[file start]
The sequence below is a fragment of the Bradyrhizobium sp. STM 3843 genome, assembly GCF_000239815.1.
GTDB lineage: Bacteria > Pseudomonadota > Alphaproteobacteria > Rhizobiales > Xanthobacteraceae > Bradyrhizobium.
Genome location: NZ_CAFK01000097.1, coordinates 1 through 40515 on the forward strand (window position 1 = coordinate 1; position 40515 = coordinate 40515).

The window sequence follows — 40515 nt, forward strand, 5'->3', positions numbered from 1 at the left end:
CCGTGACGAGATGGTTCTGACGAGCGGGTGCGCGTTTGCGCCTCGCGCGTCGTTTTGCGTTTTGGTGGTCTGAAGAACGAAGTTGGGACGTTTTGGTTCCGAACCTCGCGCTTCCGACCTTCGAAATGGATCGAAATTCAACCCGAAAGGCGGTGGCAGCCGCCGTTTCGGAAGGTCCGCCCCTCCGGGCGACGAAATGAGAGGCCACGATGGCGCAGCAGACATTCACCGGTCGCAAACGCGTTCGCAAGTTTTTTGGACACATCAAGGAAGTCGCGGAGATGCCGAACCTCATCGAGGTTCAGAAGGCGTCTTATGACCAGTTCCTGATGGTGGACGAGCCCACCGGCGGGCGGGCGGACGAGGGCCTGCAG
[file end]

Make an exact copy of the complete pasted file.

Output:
The sequence below is a fragment of the Bradyrhizobium sp. STM 3843 genome, assembly GCF_000239815.1.
GTDB lineage: Bacteria > Pseudomonadota > Alphaproteobacteria > Rhizobiales > Xanthobacteraceae > Bradyrhizobium.
Genome location: NZ_CAFK01000097.1, coordinates 1 through 40515 on the forward strand (window position 1 = coordinate 1; position 40515 = coordinate 40515).

The window sequence follows — 40515 nt, forward strand, 5'->3', positions numbered from 1 at the left end:
CCGTGACGAGATGGTTCTGACGAGCGGGTGCGCGTTTGCGCCTCGCGCGTCGTTTTGCGTTTTGGTGGTCTGAAGAACGAAGTTGGGACGTTTTGGTTCCGAACCTCGCGCTTCCGACCTTCGAAATGGATCGAAATTCAACCCGAAAGGCGGTGGCAGCCGCCGTTTCGGAAGGTCCGCCCCTCCGGGCGACGAAATGAGAGGCCACGATGGCGCAGCAGACATTCACCGGTCGCAAACGCGTTCGCAAGTTTTTTGGACACATCAAGGAAGTCGCGGAGATGCCGAACCTCATCGAGGTTCAGAAGGCGTCTTATGACCAGTTCCTGATGGTGGACGAGCCCACCGGCGGGCGGGCGGACGAGGGCCTGCAG